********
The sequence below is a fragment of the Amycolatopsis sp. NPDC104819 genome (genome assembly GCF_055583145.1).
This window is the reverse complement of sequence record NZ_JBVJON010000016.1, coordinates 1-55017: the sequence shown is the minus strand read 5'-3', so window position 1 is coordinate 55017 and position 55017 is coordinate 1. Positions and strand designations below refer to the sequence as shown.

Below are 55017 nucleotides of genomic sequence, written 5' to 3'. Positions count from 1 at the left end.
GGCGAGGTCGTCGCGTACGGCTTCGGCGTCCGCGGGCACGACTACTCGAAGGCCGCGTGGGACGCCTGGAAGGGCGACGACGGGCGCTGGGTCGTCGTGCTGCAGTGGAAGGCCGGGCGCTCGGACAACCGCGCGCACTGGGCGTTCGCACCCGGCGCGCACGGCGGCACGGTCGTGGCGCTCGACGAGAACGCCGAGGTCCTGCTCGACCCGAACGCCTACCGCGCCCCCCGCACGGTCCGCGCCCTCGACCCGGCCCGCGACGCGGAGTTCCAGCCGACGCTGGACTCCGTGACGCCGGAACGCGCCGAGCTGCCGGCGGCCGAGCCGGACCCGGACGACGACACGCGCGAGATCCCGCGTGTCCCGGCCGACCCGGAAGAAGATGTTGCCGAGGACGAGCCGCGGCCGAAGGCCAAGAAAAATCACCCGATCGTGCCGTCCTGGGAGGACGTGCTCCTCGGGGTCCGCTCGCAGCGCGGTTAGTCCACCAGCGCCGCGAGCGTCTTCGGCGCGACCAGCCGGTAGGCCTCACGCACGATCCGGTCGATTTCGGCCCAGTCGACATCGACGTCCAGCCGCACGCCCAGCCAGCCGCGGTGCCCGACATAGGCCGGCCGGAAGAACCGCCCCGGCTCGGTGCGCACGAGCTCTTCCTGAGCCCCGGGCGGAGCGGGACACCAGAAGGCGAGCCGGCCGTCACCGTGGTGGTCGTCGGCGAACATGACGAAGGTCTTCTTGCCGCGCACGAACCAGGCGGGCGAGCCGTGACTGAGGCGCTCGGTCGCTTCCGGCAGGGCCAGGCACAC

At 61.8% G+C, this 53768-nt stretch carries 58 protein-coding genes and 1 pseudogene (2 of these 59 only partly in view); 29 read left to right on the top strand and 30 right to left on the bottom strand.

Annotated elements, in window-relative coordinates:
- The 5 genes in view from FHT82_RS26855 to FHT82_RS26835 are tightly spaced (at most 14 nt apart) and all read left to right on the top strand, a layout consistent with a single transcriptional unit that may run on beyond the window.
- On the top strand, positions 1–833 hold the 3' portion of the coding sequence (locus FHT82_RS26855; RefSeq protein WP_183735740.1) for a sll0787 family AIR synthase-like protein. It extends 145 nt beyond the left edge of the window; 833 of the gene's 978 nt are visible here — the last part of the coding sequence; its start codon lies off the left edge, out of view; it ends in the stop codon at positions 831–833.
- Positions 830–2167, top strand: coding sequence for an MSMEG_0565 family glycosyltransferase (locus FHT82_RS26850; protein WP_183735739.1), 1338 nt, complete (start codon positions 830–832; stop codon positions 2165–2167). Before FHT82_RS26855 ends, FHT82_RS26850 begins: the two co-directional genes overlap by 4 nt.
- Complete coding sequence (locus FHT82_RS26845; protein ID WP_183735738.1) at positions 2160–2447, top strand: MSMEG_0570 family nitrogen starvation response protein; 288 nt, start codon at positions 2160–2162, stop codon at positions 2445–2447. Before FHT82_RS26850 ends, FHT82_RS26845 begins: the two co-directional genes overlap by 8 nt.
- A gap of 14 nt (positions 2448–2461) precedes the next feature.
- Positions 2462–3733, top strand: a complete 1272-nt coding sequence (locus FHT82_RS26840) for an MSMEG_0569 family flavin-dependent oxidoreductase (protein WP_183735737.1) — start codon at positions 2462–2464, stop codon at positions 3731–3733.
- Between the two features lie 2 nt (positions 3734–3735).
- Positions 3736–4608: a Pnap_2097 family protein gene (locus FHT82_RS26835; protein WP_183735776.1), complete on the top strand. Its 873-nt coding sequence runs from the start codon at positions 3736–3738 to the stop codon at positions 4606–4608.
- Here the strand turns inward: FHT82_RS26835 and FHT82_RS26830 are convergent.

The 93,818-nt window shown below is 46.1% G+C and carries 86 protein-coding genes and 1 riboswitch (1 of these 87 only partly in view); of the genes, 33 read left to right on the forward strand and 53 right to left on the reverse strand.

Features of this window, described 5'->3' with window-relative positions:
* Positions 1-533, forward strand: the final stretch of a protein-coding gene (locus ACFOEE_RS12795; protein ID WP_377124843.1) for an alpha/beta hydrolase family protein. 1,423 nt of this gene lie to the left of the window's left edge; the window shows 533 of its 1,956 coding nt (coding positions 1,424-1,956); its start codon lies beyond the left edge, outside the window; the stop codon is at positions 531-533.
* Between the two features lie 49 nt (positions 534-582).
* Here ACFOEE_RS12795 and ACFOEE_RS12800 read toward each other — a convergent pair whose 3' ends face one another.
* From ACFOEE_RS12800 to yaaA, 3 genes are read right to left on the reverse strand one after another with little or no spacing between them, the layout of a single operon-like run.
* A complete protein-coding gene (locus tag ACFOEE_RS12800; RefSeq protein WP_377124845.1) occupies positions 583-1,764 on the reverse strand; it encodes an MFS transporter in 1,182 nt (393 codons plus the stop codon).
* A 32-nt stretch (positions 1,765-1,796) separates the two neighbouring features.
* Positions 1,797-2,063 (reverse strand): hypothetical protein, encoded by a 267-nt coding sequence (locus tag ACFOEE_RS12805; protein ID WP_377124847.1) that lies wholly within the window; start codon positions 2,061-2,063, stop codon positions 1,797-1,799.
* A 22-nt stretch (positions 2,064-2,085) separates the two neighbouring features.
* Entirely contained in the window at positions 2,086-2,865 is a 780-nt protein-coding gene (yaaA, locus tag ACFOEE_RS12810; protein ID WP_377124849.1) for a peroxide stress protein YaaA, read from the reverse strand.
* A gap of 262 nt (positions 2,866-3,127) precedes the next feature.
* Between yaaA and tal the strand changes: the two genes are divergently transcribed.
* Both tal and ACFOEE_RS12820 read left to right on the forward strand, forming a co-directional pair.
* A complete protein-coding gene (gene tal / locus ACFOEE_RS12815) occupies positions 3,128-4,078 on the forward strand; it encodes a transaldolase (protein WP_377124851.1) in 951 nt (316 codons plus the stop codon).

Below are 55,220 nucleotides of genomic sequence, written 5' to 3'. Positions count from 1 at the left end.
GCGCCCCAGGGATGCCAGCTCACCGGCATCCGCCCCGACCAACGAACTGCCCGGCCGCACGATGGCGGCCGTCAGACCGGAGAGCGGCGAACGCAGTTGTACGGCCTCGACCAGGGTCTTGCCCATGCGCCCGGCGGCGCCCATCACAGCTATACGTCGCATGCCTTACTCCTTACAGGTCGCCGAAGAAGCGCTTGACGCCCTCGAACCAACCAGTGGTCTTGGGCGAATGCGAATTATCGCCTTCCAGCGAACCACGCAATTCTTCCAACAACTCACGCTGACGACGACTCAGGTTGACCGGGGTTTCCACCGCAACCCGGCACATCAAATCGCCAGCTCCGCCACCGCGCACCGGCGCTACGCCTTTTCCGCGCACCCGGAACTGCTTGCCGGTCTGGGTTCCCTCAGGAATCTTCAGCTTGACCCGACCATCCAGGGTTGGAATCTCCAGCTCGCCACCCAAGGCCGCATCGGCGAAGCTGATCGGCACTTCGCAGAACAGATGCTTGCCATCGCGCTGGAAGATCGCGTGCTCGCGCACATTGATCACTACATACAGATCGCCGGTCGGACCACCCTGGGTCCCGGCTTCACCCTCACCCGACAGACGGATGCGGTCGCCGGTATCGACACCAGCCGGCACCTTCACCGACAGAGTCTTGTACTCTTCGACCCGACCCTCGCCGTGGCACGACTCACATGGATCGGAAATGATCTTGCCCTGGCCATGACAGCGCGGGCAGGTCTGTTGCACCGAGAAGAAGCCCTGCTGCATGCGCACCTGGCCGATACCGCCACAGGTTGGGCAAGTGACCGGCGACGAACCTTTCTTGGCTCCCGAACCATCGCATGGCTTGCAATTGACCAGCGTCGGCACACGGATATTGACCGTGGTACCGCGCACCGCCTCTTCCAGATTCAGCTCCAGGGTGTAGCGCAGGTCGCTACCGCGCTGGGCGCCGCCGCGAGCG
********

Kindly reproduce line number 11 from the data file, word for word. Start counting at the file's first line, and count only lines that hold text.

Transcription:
- A gap of 14 nt (positions 2448–2461) precedes the next feature.